Responsible for the doctoral project: Nina Rageth, M.A.
Funded by: Humer-Foundation for Academic Talent
Project duration: since September 2014
Doctoral committee: Prof. Dr. Dorothea Lüddeckens, Institute of Religious Studies/URPP Asia and Europe; Prof. Dr. Johannes Quack, Institute of Social and Cultural Anthropology/URPP Asia and Europe; Prof. Dr. Rafael Walthert, Institute of Religious Studies/URPP Asia and Europe
Research Field: Norms and Social Order(s)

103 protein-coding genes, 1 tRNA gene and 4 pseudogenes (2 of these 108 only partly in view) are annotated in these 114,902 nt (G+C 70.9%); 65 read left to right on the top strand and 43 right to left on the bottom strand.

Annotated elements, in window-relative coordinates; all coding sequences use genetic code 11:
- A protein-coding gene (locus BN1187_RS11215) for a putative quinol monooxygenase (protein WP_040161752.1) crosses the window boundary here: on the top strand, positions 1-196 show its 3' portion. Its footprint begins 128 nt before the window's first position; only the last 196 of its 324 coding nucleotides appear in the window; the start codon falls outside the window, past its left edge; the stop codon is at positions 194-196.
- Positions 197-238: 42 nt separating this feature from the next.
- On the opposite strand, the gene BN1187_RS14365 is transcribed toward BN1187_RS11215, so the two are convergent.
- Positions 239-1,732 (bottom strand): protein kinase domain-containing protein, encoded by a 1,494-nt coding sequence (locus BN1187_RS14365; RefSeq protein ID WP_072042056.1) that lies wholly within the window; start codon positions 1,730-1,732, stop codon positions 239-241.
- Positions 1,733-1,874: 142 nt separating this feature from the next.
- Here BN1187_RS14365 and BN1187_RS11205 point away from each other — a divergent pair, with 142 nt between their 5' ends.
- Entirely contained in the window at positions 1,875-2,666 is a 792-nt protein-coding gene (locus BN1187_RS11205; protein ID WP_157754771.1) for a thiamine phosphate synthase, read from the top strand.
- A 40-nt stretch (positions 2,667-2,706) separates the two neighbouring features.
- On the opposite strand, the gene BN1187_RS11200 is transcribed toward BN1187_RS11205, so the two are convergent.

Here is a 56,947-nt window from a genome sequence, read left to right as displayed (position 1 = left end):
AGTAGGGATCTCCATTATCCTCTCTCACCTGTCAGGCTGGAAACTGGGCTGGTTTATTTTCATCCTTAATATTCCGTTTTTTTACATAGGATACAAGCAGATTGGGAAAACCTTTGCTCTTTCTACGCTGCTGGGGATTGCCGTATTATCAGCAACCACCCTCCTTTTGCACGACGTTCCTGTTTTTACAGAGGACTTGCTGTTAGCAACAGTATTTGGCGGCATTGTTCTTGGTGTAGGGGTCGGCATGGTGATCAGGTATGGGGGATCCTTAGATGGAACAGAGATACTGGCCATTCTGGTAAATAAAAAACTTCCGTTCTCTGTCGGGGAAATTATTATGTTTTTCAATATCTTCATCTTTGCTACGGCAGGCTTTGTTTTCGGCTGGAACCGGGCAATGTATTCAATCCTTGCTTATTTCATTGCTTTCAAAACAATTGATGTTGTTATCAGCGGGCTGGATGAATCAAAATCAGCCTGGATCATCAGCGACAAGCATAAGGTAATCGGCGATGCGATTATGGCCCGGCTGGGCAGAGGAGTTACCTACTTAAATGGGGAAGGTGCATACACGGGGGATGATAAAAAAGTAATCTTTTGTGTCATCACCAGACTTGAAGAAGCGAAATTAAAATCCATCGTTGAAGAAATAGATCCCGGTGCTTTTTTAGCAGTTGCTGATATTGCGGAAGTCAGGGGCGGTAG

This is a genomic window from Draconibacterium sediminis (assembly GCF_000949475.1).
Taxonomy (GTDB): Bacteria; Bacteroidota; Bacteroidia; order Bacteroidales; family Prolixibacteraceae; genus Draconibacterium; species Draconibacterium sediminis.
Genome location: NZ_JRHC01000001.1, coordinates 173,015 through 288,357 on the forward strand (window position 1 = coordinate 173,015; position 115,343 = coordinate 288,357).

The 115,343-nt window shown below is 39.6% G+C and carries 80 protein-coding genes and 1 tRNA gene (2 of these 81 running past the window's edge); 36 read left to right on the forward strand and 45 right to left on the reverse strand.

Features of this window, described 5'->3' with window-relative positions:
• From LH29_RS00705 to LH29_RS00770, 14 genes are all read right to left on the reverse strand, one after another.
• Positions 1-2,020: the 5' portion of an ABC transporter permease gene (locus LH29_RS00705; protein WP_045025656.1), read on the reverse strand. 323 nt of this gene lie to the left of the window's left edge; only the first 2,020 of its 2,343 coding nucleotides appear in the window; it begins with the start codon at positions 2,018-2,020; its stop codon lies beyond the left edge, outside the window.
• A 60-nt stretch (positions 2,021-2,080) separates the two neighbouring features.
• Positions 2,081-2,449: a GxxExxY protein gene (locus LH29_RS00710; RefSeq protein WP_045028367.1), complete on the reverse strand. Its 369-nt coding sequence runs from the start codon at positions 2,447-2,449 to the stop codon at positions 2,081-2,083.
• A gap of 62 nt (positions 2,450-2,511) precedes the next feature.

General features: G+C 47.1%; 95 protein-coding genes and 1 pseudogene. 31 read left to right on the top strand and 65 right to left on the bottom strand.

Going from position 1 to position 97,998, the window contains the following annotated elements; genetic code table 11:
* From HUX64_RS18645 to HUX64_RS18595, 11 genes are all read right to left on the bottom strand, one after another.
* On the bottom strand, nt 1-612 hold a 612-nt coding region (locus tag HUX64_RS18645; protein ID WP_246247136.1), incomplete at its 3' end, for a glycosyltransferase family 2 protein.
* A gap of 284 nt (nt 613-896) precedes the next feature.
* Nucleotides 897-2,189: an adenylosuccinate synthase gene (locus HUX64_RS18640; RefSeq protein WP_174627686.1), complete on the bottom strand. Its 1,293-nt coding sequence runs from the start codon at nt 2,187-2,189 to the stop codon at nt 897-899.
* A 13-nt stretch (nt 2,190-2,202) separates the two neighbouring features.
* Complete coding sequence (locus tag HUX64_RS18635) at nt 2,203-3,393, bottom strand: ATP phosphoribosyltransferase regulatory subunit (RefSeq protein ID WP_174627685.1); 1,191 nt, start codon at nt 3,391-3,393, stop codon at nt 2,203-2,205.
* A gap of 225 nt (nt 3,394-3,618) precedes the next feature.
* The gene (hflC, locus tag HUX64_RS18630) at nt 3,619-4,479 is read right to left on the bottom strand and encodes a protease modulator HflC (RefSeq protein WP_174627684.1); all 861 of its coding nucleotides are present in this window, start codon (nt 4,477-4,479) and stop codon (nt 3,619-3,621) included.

Religious institutions play a remarkable role in the making of Siddha medicine, the traditional Tamil medicine in contemporary south India. Their involvement in the (re)invention of Siddha medicine can be seen with respect to various discursive and non-discursive practices: Religious institutions establish Siddha hospitals and clinics, operate Siddha medical colleges and produce and distribute Siddha medicine on a large scale. Furthermore, the content of the teachings and programs of the institutions represent the importance attributed to topics like the body, health, and healing. Setting out on this observation, the PhD-project examines these practices and their transfer from a religious context, in which they are generated, into a non-religious, namely medical context, in which they are provided, acquired and utilized. The project therewith looks at the role of these practices in the constitution of the religious and medical field in south India and aims at conceptualizing the form of relation emerging from this entanglement. The research takes a particular interest in processes of the production and distribution as well as the consumption of these social practices and is accordingly guided by questions regarding the economy underlying them.